The kangaroo is hiding inside a shoebox - for now.
Soon, it'll make Christmas a little brighter for a child in a Third World country.
The stuffed toy is among the contents of a gift-wrapped box that also holds toothpaste, cotton shorts, two whistles, a washcloth, a Batman shirt and candy, including several Tootsie Pops.
The box, now sitting at First Christian Church, 1000 Ky., will be one of approximately 8 million similar boxes delivered as part of Operation Christmas Child, an international program designed to spread Christmas gifts and a Christian message to poor children around the world.
"We'll all ask our grandkids, 'You got your Christmas list yet?'" says Katie Studebaker, who leads local participation in the project. "But it's hard to think some children have never received a gift. They operate day-to-day."
And that's why Studebaker and a group of women at First Christian have spent the last few weeks feverishly packing shoeboxes to be shipped overseas.
The church has been involved with the project for about a decade and has been a regional collection site for four years. Next week, members of area churches and others will bring in shoeboxes they've collected for packing and shipment at First Christian.
"It's just fun to be here," says Theodora Dixon, a volunteer at the church. "You just want to be here to see the faces of people who come in with boxes."
Operation Christmas Child, in its 16th year, is led by Samaritan's Purse, a mission organization led by Billy Graham's son, Franklin. Last year, the organization delivered 7.8 million shoeboxes to children in 90 countries.
Each box contains a combination of toys, candy and practical items. Except in countries that won't allow it, most of the boxes also include Christian literature explaining, in the child's own language, the Christmas story. Some box-packers also choose to include a letter to the child receiving the gifts.
Last year, First Christian Church packed 300 boxes and collected an additional 1,400 from area churches and individuals.
Organizers are hoping to pack 500 boxes at the church this year and figure they'll have more from area churches as well.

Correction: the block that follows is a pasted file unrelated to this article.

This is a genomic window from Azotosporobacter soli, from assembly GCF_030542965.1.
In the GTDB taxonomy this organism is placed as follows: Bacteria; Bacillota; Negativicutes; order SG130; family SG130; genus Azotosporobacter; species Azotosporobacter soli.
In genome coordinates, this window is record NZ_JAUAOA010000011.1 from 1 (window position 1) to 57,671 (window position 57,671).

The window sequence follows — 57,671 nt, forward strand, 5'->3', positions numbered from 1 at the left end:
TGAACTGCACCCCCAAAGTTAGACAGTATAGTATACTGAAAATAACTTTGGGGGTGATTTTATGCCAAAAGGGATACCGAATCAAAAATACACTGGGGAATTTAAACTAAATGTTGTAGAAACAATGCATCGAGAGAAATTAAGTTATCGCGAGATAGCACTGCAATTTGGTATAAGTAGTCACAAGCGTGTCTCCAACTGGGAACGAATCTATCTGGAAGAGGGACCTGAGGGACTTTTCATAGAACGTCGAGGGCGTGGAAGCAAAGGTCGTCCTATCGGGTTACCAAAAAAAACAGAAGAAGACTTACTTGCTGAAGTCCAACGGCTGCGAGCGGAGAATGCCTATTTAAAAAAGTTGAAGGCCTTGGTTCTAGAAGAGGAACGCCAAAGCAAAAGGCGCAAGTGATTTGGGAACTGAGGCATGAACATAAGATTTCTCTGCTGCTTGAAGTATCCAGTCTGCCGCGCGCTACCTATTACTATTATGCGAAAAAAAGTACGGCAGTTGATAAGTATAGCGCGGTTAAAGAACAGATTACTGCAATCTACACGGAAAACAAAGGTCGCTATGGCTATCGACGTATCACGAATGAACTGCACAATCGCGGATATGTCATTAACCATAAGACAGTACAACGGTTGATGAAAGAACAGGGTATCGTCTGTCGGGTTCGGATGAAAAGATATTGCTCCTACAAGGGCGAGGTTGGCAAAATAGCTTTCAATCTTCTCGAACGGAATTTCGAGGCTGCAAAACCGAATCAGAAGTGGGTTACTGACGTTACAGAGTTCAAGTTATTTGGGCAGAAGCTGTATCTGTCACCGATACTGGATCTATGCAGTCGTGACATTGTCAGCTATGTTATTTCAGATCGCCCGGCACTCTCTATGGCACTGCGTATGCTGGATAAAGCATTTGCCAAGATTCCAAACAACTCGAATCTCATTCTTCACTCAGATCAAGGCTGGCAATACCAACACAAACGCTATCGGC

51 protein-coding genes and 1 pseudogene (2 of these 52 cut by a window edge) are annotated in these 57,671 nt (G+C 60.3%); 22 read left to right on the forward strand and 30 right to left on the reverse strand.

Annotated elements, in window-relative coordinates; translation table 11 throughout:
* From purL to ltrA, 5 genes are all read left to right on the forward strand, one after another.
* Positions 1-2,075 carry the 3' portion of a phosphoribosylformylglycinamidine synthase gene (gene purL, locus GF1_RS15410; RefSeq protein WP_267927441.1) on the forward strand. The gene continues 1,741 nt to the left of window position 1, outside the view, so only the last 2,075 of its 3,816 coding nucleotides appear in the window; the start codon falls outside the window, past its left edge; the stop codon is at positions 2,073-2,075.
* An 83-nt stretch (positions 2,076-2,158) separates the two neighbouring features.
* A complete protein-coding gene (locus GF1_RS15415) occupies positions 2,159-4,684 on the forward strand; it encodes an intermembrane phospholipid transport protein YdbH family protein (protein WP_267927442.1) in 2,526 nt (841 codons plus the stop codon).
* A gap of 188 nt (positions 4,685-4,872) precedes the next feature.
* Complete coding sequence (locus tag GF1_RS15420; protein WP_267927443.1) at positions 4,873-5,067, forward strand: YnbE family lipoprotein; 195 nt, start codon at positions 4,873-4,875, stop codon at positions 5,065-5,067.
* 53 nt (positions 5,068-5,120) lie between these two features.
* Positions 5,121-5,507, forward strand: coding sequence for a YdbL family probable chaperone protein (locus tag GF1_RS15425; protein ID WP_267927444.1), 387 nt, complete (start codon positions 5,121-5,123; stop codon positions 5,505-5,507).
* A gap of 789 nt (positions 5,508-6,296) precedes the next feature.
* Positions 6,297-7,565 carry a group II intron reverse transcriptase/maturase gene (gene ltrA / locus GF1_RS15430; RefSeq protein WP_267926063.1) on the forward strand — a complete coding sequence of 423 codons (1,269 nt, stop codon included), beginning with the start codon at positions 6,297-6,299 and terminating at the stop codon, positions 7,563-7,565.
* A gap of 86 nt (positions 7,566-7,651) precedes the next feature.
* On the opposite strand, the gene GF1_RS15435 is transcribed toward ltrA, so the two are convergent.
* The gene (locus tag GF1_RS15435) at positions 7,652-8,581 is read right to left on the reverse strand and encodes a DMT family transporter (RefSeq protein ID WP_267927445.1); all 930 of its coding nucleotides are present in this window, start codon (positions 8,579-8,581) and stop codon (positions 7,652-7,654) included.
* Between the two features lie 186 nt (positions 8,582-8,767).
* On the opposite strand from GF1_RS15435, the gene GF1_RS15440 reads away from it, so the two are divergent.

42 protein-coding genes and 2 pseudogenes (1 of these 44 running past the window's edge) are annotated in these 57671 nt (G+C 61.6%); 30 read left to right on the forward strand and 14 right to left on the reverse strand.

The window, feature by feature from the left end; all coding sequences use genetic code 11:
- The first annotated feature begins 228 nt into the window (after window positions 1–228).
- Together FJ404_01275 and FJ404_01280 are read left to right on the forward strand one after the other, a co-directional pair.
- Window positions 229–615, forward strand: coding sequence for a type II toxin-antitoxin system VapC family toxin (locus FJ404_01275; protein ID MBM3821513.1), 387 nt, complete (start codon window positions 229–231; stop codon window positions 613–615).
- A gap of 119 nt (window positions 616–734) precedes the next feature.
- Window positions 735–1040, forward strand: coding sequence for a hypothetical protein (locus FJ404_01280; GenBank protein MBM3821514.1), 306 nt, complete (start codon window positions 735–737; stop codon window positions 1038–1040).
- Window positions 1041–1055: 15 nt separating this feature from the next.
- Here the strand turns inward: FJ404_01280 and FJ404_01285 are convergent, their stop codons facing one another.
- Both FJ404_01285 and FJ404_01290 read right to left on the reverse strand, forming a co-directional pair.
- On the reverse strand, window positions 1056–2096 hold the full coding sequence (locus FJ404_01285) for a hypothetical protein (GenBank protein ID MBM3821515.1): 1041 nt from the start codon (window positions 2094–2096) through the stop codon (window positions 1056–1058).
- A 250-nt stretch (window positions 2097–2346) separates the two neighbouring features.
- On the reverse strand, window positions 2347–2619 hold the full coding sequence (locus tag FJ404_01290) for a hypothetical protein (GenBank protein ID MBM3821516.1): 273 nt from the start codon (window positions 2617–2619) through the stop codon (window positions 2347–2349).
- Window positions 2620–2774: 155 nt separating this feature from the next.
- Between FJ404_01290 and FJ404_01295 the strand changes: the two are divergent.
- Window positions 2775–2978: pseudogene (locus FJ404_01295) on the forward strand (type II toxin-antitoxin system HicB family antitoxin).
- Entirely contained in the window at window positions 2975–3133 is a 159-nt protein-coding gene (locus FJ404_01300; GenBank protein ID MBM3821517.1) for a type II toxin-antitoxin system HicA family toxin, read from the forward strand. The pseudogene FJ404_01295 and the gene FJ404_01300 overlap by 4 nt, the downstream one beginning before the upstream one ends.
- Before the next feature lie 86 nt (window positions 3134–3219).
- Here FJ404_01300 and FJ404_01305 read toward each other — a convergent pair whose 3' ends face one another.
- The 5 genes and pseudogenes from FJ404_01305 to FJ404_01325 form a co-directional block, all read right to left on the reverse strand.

"I think we do it because of our faith and what we're taught," Studebaker says. "You do things for people who don't have things."
For the women at First Christian, Operation Christmas Child has become a year-round endeavor.
Suzanne Hiersche says she is always keeping an eye out for bargain items to add to boxes. The week after Christmas or Halloween, she stocks up on candy. She buys clothes when they're going out of season so they'll be cheaper.
"You have to stay watching the sales," she says.
She uses both her own money and a modest $300 church budget for her purchases. The gifts must be new, and war-related toys, perishable foods, liquids, medicines and breakable items aren't accepted.
Hiersche and her fellow workers learn how to jam-pack as much they can into the shoeboxes, which are donated by Payless ShoeSource in Topeka.
"It's amazing what you can fit in a shoebox," Hiersche says. "You can get kind of carried away."
Operation Christmas Child has done its part to energize area churches well before the holiday season officially begins.
"It's really captured our hearts," says Joyce Collins, a member at Worden United Methodist Church. "We're talking about children all over the world, and we can share love with them, share Jesus with them and let them know there are people in the world that care about them."
The church, which has about 180 people attend each Sunday, has set a goal of packing 1,000 boxes this year - about four times what it did last year.
Collins says the church has themes each month for items to purchase, such as soap and washcloth month and hair supply month.
"We're working on it year-round," she says. "For us, it's serious all year, really. We're encouraging people to put it at the top of their list."
Members will drive the boxes themselves to Denver for processing and shipment to other countries.
Other churches have opted to deliver their boxes to First Christian Church, which will then ship the boxes collected in Lawrence to Overland Park. From there, they go to Minnesota to be shipped overseas.
With the devastating tsunami in Asia last December, the earthquake in Pakistan that killed more than 80,000 and ongoing wars in Iraq and Afghanistan, local organizers say there's more need than ever for participation in the project.
"Our children don't have a concept for how a child would not have a Christmas," says Cathey Parsons, another First Christian member. "We can't fathom that would happen."
How to help
First Christian Church, 1000 Ky., will be collecting shoeboxes for Operation Christmas Child next week. Anyone can fill a box and drop it off at the church. Boxes should be designed for either a boy or a girl in one of three age ranges: 2-4 years old; 5-9 years old; or 10-14 years old. Suggested items for the boxes include underwear, T-shirts, socks, toothbrush, toothpaste, washcloth, hard candy, coloring book, crayons, stuffed animals, small toys (cars, yo-yos, kazoos, etc.), cups, pencils, pens, pencil sharpener, comb, brush, balloons and marbles. Items not allowed include used or damaged items, war-related items such as toy guns, chocolate or perishable food, liquids or lotions, medications or vitamins, breakable items and aerosol cans. Drop-off times are 4 p.m.-6 p.m. Monday, Tuesday, Thursday and Friday; 5 p.m.-7 p.m. Wednesday; 1 p.m.-4 p.m. Nov. 19; and 1 p.m.-3 p.m. Nov. 20.